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Throttle delivery of large msgs with more than priority 
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: Domino Server / Messaging router
: Mail, routing, throttle
: Craig Linke217 07 Feb 2008
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I would like to see a method to 'throttle' mail delivery allowing small messages to continue to route when queue lengths are high.

Problem:
Use of priority as a method to throttle mail delivery is not effective enough for companies that operate 24 hrs a day or have worldwide locations -- it is always primetime somewhere. In my environment, mail backs up when we get several large messages (attachments) all being routed simultaneously to the same destination server.

Impact: our monitoring tools frequently page that mail is backing up, and administrators have to check the status of mail routing. Sometimes this involves them waking up to do so only to discover that mail is routing were just temporarily backed up.

My Suggestion/Idea/Solution: Allow for reserving some of the concurrent transfer threads (MailMaxConcurrentXferThreads) to be reserved to route messages of a defined KB size or less. That way, it will be unlikely that the message queue for a particular server destination will become substantially backed up. Even in times of high message volume we should be moving a consistent number of messages. For example, if you have a limit of 5 concurrent messages to a server, perhaps 1 or 2 of those threads could be reserved for messages 40KB or less.



1) Chris Whisonant2445 (07 Feb 2008)
This is a good idea. But allow me to mention something else that you may want to consider. If you haven't heard of DAOS in Domino 8.5 (announced at Lotusphere), then you should check out the second paragraph here:

{ Link }

With that in mind, the router/mail.box dbs should be able to utilize DAOS. This would mean that the router would only need to create one copy of the attachment on the file system and then the internally delivered messages would all refer to that attachment. This would tremendously speed up large file routing since a text-only document would need to be routed to each mail file instead of routing the attachment as well.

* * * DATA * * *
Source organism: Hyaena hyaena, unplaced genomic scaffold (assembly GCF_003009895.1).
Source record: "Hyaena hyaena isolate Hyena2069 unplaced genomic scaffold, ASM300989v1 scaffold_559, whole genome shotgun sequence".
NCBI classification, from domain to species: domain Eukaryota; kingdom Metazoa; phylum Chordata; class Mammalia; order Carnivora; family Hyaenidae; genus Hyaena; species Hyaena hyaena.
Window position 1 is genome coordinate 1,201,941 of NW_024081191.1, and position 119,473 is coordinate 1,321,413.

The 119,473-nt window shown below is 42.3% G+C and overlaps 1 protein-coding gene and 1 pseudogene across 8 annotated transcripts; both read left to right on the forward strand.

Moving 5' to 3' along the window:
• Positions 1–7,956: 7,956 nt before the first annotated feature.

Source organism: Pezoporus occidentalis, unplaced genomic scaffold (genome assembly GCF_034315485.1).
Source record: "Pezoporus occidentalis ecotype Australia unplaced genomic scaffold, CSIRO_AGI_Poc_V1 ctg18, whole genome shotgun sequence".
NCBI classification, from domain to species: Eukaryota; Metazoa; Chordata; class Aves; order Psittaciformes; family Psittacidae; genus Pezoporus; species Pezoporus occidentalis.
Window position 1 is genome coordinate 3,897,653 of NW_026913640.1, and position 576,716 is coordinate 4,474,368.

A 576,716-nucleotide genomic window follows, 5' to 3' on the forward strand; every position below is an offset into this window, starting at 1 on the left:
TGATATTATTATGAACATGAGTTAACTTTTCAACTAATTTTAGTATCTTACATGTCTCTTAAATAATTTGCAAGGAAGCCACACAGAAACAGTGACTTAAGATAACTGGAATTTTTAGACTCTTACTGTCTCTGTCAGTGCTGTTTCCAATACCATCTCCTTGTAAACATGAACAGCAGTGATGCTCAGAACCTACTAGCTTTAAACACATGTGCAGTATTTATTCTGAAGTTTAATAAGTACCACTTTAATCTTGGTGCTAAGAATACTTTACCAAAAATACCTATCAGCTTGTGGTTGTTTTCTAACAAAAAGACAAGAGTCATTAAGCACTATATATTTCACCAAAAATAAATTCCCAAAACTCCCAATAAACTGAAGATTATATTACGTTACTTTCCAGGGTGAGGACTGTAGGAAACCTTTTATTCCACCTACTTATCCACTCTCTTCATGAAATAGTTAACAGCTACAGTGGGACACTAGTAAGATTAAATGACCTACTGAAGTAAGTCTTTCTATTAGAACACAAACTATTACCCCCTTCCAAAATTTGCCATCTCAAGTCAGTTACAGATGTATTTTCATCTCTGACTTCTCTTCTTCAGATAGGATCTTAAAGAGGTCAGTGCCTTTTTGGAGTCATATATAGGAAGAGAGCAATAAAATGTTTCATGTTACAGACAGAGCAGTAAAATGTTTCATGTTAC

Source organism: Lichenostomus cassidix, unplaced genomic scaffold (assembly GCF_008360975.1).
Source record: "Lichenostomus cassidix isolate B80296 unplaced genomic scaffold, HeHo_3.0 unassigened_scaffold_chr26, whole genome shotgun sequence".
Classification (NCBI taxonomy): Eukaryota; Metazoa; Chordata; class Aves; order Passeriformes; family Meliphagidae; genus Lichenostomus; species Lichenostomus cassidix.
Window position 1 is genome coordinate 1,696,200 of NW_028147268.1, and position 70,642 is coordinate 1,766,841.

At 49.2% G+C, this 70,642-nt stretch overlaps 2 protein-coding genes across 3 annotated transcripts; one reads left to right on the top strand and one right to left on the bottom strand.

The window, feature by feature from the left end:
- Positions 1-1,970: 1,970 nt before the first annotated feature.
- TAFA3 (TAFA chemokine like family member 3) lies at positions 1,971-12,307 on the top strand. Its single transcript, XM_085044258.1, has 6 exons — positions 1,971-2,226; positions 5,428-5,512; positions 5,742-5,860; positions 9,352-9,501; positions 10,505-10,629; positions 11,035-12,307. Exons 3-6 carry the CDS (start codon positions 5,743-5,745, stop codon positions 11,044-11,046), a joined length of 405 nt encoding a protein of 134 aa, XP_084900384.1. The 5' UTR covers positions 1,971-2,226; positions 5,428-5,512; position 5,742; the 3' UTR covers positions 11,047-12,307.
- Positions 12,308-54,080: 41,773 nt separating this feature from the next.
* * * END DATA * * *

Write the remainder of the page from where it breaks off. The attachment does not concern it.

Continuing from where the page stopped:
2) Bill Malchisky9254 (08 Feb 2008)
Also, keep in-mind that the more checks the router must accomplish on each message, will impact negatively, performance (even if using spare threads, which I'm sure you've considered).

Perhaps have more granularity over what constitutes a low, medium, and high priority message? Then, when the client send it, the new field gets set and the router feeds off of that. So, mail a setting in the Mail Settings document like, "Normal priority messages > 2M automatically get sent as low priority" or "Low priority messages from <group_name> get sent with a <integer> hour delay".
3) Sjef Bosman2089 (08 Feb 2008)
Implementation thoughts: multiple mail*.box databases are already implemented. Why not allow a threshold mail-size for each mailbox, and process multiple queues simultaneously?
4) Volker Rast10 (11 Jul 2008)
In our environment we are battling with WAN links with satellite latency where users send large messages. Due to local mail-in databases we need to keep the local message size relatively high (50MB) vs. what we allow over the link (10MB). We therefore set the limit in the Hub on the HQ side of the link to 10MB. The router on the remote end happily sends the 10MB+ messages over the link, then the router on the hub happily rejects the ENTIRE message back to the sender, causing a dual delay. We recently figured out that you can use RouterAllowConcurrentXferToAll=1 in the ini to allow multiple transfer threads outside the NNN (our remote locations are all on different NNNs due to dial-up as backup to the WAN links). Furthermore, we use the switch to low priority based on size config setting on the remote server, thereby delaying the large messages to the night time on the remote side and are working on an agent to remove the messages on a regular basis with a notice back to the sender.

As far as modifications to the router are concerned I'd therefore want to see a) the router being intelligent enough not to transfer a message if the receiving router won't accept the size; b) have the ability to send only during off-hours (night time) at the receiving router; c) have the ability to tag threads with size limits; d) have the ability to defer messages by size to breaks in traffic (i.e., when there are no smaller messages use n threads or use # of threads -1 to transfer larger messages)

It would also be nice to expand the server rules with intelligence to differentiate between local delivery and transfers










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